It was recently reported in a wide number of news outlets that Apple might be extending its wearables range beyond smart watches, by developing a new product in the form of a smart ring. This is an expanding market which already has several major players including the Oura ring and the Motiv ring, with Amazon also having announced the launch of its Echo Loop device. The story was based on Apple being granted a patent directed to a “wearable electronic ring computing device”.
Speculation about details of the next Apple product is always rife, and leaks from the company’s supply chain are keenly analysed for clues. But the publication of patents also provides a plentiful source of information. Websites like www.patentlyapple.com are dedicated to monitoring patent activity in order to guess at new products that might be in the pipeline.
Will the Apple smart ring ever come to market? Who knows. Other Apple patents that have previously prompted speculation about potential future products range from smart bedding for monitoring your sleep and smart gloves for potentially monitoring your blood pressure, to an interactive 3D hologram, a system for disabling iPhone cameras at concerts, and a crumb-repelling keyboard.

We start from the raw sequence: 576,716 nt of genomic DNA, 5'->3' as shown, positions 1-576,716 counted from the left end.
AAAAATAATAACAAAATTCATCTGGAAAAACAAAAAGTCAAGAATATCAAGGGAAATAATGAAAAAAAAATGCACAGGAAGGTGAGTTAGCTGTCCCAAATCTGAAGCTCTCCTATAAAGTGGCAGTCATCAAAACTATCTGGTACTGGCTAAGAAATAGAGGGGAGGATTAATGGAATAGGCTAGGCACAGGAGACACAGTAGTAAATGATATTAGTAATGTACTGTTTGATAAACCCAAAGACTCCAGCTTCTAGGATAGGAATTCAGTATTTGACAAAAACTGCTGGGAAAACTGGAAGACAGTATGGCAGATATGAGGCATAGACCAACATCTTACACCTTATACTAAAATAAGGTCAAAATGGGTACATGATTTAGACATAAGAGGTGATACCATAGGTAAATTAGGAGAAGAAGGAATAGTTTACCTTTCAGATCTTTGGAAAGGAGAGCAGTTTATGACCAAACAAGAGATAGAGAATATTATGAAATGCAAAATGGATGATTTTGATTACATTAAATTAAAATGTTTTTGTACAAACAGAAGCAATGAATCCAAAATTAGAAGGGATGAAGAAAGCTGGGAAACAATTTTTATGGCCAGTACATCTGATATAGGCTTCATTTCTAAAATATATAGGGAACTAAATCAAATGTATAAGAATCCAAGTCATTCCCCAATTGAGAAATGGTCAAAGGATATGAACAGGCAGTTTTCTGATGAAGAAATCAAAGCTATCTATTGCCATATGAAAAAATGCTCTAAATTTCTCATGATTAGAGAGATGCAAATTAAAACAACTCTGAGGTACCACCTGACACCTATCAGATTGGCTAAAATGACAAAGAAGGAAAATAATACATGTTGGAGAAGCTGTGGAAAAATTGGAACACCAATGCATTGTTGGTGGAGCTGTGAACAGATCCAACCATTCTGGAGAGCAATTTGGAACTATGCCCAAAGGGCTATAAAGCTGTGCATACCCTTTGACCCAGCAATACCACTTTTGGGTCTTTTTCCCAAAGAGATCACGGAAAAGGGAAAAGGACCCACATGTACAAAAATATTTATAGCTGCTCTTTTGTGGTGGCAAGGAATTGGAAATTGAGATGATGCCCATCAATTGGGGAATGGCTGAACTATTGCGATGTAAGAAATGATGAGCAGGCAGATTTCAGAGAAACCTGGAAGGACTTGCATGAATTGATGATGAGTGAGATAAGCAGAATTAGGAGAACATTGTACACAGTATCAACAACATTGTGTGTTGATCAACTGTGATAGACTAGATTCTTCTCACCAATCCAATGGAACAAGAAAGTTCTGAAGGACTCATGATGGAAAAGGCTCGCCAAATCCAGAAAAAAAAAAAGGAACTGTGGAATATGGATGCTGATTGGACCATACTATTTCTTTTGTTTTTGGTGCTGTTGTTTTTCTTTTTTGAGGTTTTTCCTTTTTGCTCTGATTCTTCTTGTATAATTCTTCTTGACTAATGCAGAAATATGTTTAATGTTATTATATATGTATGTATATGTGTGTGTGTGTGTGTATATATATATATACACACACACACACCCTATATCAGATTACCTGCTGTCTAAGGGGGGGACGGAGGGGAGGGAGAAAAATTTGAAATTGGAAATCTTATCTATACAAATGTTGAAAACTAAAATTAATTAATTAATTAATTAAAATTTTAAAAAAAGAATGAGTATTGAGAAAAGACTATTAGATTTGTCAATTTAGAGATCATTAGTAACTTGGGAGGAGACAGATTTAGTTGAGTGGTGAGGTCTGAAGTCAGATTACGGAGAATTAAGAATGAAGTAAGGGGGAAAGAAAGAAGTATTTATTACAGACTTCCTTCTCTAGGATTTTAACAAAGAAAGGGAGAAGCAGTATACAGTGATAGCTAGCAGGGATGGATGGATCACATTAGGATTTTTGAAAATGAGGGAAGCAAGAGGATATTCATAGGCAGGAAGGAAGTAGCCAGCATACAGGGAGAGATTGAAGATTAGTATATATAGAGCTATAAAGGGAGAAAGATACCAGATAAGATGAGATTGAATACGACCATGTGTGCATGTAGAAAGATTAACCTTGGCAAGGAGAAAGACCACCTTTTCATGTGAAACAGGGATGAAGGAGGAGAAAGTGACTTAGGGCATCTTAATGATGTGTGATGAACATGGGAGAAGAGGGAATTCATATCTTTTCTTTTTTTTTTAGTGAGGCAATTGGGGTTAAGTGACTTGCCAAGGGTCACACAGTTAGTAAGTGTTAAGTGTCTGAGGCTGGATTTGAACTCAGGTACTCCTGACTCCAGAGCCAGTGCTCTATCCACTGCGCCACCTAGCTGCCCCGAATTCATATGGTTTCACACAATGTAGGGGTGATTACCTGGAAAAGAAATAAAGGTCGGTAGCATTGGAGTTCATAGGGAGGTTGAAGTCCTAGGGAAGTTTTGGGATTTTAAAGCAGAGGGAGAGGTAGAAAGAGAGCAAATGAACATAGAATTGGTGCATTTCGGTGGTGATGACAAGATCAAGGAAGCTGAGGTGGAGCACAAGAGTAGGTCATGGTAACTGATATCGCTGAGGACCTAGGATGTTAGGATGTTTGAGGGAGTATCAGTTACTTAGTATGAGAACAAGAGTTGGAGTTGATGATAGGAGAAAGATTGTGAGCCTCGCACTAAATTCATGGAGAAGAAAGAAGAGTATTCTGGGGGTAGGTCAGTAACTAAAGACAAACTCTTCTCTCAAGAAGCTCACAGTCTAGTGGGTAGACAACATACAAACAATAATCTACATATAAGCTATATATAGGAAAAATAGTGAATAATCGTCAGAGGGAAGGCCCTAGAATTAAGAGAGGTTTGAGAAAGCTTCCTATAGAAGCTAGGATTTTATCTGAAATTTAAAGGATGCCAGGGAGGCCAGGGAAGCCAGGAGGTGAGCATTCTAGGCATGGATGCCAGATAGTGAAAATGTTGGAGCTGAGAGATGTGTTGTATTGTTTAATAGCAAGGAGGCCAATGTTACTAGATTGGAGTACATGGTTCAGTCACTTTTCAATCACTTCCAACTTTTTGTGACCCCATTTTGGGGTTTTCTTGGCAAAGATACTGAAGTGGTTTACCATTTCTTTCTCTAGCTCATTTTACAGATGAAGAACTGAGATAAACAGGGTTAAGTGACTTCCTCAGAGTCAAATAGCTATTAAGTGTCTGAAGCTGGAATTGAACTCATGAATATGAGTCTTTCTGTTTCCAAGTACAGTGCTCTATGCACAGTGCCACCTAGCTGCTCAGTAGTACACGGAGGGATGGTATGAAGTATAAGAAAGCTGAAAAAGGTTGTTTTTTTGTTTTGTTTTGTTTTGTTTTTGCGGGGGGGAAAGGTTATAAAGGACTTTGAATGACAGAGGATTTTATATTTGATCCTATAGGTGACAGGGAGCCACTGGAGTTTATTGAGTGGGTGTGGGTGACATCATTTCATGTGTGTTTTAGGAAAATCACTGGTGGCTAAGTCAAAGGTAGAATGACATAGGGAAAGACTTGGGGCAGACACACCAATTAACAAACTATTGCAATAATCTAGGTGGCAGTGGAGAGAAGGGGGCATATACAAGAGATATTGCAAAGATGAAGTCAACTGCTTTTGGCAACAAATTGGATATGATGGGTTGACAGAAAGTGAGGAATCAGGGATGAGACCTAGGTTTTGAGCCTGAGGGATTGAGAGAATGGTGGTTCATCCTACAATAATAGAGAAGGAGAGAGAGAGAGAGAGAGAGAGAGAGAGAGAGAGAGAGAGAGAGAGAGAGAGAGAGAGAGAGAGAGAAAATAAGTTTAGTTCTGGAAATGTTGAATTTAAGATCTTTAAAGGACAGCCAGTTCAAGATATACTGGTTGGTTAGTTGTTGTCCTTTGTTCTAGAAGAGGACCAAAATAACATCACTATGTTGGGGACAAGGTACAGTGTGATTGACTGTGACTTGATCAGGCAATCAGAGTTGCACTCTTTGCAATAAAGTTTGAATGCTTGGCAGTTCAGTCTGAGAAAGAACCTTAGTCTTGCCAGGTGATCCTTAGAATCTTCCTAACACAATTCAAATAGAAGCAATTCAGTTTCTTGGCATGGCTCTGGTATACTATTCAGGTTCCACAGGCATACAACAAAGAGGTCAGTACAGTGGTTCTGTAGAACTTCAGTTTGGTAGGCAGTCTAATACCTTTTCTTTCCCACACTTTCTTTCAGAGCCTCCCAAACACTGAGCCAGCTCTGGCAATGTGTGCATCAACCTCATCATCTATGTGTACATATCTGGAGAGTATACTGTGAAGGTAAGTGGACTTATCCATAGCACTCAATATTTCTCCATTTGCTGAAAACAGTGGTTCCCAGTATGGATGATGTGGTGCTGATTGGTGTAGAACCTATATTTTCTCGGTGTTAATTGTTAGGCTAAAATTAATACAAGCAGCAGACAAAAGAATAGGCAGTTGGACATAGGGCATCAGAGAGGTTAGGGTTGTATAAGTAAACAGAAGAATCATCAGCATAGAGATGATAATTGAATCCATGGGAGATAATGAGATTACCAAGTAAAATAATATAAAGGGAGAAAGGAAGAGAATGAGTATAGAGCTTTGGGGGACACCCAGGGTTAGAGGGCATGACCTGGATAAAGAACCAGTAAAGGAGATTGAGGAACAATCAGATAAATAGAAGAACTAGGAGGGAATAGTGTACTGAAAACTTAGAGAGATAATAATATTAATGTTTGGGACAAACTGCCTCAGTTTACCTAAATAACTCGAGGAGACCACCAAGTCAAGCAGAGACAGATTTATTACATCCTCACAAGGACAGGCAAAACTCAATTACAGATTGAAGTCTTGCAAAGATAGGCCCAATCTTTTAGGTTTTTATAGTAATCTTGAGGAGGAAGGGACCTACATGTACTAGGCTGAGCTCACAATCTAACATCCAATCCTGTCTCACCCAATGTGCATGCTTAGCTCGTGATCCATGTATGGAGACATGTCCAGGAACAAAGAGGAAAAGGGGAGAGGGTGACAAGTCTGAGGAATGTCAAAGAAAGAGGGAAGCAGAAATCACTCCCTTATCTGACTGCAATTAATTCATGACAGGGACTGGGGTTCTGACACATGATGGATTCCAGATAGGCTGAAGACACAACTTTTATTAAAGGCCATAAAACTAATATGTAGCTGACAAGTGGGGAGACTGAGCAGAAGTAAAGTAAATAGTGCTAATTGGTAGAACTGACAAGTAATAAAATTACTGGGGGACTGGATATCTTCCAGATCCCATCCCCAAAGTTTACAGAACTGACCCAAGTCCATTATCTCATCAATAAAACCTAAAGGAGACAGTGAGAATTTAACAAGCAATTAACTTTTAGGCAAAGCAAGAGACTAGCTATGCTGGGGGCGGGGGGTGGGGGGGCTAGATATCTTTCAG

For a company like Apple, it is true that every significant feature of a product which does come to market is likely to be protected by patents wherever possible. (As Steve Jobs announced in his keynote speech launching the original iPhone in January 2007: “Boy have we patented it!”). So the details of actual future products are likely to be lurking somewhere within their patents, waiting to be discovered by those willing to look. But the forest of patent publications may also include any number of inventions that never make it that far. Some may be speculative applications filed in the early stages of a new technology; others may relate to promising ideas that were simply never pursued, or were patented to generate licensing revenue from other companies, even if not exploited by Apple itself.
More generally, patent publications can be a great source of technical information, and can be explored using free patent databases, such as the European Patent Office’s Espacenet. The UK Intellectual Property Office has continually promoted the message that a lot of investment in R&D is wasted because the technology is already available in a patent document. And although some of this technology may be protected by a patent, often it is in fact free to use as the patent has expired, been withdrawn or lapsed.
So whether you are trying to second-guess the next Apple product or draw on research that others may already have carried out to solve a technical problem you are facing, patent databases can provide a valuable source of information.